15 September 2021, The Tablet

We are always the people of God


The Catholic parish of the Most Holy Trinity in Ledbury, Herefordshire, has become a battleground over different styles of liturgy. As described by Austen Ivereigh in The Tablet two weeks ago, the priest there has attracted a following by his use of the Tridentine Rite as the main form of worship on a Sunday. In the process he has alienated a large slice of his own congregation.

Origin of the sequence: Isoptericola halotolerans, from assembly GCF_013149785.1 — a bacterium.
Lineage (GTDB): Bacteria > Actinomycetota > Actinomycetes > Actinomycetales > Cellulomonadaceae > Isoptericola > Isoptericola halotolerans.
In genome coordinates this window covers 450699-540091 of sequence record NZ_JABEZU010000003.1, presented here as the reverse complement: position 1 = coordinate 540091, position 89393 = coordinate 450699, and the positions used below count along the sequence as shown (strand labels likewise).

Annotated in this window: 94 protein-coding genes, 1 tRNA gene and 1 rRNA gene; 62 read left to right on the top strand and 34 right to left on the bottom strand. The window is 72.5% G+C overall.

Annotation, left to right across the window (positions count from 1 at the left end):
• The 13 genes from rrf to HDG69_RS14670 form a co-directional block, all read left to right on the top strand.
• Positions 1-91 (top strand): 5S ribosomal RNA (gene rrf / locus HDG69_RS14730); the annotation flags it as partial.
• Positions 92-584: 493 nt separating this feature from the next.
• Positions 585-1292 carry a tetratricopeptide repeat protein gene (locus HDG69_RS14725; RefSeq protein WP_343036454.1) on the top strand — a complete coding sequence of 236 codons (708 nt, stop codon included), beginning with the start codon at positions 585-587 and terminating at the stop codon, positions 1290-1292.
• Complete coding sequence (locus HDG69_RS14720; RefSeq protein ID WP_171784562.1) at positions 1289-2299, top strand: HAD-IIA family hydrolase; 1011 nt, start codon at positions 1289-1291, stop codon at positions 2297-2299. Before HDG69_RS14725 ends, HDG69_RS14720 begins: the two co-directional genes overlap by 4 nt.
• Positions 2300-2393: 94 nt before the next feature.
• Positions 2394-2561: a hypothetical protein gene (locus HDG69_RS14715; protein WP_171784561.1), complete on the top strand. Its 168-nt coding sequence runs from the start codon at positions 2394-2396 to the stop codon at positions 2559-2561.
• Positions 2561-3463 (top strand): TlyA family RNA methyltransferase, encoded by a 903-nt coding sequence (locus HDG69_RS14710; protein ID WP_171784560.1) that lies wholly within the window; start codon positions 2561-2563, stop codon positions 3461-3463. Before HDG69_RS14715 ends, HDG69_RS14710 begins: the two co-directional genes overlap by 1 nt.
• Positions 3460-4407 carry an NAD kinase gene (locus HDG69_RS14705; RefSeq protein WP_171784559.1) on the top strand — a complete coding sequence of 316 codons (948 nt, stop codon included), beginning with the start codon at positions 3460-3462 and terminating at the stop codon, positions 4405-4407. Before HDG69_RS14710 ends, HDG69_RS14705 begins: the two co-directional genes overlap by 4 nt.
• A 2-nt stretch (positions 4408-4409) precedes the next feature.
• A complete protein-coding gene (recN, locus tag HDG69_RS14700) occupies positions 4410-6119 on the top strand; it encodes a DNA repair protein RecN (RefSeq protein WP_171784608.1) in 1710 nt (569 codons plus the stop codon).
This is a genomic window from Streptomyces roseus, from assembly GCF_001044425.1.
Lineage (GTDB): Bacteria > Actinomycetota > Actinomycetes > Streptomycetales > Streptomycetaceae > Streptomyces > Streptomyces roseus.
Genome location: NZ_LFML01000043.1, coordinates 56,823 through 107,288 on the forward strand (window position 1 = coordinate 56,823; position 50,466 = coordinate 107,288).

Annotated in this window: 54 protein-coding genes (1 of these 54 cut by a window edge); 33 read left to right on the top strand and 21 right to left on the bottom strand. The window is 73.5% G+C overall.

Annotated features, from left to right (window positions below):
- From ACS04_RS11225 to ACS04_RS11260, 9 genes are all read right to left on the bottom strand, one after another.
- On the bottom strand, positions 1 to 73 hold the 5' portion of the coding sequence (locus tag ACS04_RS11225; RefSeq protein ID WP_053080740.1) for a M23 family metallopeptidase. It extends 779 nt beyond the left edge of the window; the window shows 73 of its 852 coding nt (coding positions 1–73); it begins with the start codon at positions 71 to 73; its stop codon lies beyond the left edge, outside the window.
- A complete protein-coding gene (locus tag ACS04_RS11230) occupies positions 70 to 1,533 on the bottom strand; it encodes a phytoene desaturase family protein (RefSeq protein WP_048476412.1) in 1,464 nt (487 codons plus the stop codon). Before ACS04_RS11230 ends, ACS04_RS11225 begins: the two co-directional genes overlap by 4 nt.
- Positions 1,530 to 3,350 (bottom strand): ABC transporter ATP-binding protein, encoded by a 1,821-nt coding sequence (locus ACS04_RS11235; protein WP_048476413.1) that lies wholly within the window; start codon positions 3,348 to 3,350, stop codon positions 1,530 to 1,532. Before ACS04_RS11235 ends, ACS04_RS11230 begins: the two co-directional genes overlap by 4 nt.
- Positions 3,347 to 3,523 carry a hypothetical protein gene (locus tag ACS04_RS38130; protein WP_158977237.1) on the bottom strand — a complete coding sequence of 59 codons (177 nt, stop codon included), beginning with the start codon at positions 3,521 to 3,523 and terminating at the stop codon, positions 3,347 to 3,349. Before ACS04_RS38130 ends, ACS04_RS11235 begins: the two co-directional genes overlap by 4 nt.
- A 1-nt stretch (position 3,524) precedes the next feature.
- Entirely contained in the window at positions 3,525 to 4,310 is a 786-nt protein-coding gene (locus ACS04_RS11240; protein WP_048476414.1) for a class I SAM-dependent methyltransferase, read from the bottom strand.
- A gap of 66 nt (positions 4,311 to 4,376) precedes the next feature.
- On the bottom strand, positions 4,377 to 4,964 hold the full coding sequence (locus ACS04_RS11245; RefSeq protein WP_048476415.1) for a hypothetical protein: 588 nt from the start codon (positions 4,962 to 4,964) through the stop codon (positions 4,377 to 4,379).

Why does it matter? The Church has used a tapestry of sacred metaphors to describe itself and what it does. From time to time the predominant metaphor changes. This happened at the Second Vatican Council, which ended in 1965 but in a sense is still not over. The idea of the Church as the People of God, a pilgrim church on a journey, moved closer to the centre of the stage; the model of the Church represented by the idea of it as the Body of Christ moved out of the limelight. This adjustment, in a sense a re-balancing exercise, was made visible by changes in the liturgy towards a more inclusive and participatory style of worship. It is easy to see how the rejection of this liturgical reform came to manifest a more profound rejection of Vatican II itself, demonstrated by an unyielding attachment to the pre-conciliar form of worship. Tridentine devotees “hear” Mass; they do not talk of “participating” in it.

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